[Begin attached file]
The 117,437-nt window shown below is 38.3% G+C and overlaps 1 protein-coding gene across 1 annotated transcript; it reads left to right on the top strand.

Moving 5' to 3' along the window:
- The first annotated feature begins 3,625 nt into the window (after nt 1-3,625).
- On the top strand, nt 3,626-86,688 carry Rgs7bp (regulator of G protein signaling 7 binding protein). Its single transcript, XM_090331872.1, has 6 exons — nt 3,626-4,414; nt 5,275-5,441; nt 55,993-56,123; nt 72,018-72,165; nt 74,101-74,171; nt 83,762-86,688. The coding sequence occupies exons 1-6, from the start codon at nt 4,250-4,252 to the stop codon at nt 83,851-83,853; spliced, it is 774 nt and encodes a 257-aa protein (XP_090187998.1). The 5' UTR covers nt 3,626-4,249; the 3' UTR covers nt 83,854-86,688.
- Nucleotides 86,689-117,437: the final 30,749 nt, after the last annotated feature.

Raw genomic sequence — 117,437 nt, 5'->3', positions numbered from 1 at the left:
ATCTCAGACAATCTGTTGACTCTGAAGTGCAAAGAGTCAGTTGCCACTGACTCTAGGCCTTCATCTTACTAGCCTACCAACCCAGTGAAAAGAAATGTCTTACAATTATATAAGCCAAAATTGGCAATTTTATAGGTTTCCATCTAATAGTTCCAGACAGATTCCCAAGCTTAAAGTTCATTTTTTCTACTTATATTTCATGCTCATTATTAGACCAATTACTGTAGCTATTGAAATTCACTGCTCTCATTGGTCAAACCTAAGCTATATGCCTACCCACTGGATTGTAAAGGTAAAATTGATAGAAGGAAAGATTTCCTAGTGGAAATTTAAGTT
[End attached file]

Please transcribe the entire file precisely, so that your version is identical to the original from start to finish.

The 117,437-nt window shown below is 38.3% G+C and overlaps 1 protein-coding gene across 1 annotated transcript; it reads left to right on the top strand.

Moving 5' to 3' along the window:
- The first annotated feature begins 3,625 nt into the window (after nt 1-3,625).
- On the top strand, nt 3,626-86,688 carry Rgs7bp (regulator of G protein signaling 7 binding protein). Its single transcript, XM_090331872.1, has 6 exons — nt 3,626-4,414; nt 5,275-5,441; nt 55,993-56,123; nt 72,018-72,165; nt 74,101-74,171; nt 83,762-86,688. The coding sequence occupies exons 1-6, from the start codon at nt 4,250-4,252 to the stop codon at nt 83,851-83,853; spliced, it is 774 nt and encodes a 257-aa protein (XP_090187998.1). The 5' UTR covers nt 3,626-4,249; the 3' UTR covers nt 83,854-86,688.
- Nucleotides 86,689-117,437: the final 30,749 nt, after the last annotated feature.

Raw genomic sequence — 117,437 nt, 5'->3', positions numbered from 1 at the left:
ATCTCAGACAATCTGTTGACTCTGAAGTGCAAAGAGTCAGTTGCCACTGACTCTAGGCCTTCATCTTACTAGCCTACCAACCCAGTGAAAAGAAATGTCTTACAATTATATAAGCCAAAATTGGCAATTTTATAGGTTTCCATCTAATAGTTCCAGACAGATTCCCAAGCTTAAAGTTCATTTTTTCTACTTATATTTCATGCTCATTATTAGACCAATTACTGTAGCTATTGAAATTCACTGCTCTCATTGGTCAAACCTAAGCTATATGCCTACCCACTGGATTGTAAAGGTAAAATTGATAGAAGGAAAGATTTCCTAGTGGAAATTTAAGTT